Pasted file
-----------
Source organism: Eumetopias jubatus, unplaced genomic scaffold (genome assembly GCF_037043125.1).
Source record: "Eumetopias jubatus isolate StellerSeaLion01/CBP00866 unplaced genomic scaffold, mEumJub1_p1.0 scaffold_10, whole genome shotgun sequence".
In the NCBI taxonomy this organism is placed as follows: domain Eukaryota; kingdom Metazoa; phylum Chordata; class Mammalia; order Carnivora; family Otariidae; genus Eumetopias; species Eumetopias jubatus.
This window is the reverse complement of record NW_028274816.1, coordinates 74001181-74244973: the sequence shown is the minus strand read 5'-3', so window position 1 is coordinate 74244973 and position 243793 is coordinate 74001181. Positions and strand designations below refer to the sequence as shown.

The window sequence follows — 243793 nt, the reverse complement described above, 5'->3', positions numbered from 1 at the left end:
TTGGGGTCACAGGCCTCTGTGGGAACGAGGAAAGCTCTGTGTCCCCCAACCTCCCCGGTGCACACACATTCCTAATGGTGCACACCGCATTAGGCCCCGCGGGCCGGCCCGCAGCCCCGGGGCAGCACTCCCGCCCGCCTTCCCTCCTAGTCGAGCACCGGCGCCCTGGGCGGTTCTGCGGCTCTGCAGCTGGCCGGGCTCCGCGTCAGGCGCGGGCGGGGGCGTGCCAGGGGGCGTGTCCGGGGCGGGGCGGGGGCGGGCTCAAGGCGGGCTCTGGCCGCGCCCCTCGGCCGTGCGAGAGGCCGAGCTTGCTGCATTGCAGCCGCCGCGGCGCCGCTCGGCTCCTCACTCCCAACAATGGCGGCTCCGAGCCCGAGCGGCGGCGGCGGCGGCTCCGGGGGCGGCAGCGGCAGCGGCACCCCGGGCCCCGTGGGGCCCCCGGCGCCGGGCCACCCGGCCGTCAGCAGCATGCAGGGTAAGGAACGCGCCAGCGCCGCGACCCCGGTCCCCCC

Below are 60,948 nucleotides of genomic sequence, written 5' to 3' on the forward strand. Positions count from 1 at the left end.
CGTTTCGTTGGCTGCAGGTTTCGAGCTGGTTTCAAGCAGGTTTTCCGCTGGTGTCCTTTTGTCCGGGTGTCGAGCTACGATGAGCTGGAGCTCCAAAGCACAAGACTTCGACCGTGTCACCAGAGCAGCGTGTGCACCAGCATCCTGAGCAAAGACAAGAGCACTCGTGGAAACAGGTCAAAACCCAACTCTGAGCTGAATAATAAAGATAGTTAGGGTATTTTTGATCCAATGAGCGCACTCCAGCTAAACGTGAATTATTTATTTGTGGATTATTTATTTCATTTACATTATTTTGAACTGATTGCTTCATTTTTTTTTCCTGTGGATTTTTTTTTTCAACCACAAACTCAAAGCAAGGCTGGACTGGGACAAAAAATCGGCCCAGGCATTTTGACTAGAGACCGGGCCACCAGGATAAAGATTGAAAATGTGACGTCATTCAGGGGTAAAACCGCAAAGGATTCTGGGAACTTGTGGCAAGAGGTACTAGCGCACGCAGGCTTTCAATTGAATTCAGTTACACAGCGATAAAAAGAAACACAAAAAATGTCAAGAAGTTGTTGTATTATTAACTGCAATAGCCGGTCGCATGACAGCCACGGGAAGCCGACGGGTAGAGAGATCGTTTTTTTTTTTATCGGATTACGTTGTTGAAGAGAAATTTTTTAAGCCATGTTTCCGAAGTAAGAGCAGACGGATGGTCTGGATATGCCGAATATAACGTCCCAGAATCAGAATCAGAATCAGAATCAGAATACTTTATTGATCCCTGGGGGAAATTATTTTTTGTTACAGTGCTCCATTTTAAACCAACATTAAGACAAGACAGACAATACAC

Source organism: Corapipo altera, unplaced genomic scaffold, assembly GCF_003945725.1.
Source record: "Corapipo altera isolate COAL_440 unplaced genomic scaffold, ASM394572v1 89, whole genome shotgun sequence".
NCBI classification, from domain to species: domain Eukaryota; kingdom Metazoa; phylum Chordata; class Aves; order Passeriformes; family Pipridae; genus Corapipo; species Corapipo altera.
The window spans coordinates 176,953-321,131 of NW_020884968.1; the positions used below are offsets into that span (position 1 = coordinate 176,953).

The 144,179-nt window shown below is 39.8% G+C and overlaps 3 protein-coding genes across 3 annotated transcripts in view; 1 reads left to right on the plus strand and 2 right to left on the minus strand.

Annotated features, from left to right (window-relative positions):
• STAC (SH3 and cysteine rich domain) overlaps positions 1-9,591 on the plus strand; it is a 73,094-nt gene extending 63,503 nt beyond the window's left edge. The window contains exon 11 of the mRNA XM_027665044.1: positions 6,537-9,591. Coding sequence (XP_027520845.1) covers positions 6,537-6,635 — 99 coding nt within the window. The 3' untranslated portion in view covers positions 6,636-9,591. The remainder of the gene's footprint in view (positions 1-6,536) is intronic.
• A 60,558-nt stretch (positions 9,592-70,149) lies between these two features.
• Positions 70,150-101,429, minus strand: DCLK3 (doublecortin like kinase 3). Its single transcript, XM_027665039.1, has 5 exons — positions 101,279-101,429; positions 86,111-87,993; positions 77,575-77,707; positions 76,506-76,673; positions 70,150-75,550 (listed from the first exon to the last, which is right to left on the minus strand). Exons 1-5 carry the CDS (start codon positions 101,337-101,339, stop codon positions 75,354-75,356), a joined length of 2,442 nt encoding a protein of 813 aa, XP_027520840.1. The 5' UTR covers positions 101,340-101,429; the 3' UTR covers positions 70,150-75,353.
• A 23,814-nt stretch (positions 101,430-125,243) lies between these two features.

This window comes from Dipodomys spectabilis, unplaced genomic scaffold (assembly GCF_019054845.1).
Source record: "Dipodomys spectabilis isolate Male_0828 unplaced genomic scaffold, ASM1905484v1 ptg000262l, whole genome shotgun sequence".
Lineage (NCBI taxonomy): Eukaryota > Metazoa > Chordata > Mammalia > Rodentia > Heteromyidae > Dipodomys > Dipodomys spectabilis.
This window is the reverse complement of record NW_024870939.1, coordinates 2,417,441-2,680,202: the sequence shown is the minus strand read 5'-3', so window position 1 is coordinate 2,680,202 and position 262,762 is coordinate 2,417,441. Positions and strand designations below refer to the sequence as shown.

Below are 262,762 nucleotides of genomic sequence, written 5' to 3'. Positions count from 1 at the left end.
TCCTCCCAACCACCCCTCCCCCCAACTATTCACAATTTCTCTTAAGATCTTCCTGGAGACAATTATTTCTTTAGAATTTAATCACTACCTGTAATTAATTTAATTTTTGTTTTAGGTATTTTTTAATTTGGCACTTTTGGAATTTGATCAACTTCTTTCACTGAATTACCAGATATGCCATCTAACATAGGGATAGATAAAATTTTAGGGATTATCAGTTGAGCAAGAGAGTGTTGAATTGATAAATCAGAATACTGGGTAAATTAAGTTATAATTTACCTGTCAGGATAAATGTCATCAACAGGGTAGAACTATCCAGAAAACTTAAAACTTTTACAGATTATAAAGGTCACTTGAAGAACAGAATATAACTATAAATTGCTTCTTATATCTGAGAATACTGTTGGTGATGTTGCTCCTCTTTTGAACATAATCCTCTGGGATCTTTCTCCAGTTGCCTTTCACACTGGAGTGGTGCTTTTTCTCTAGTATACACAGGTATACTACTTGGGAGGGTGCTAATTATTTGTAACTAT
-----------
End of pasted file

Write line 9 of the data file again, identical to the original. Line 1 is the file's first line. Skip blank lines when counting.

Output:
Source organism: Corapipo altera, unplaced genomic scaffold, assembly GCF_003945725.1.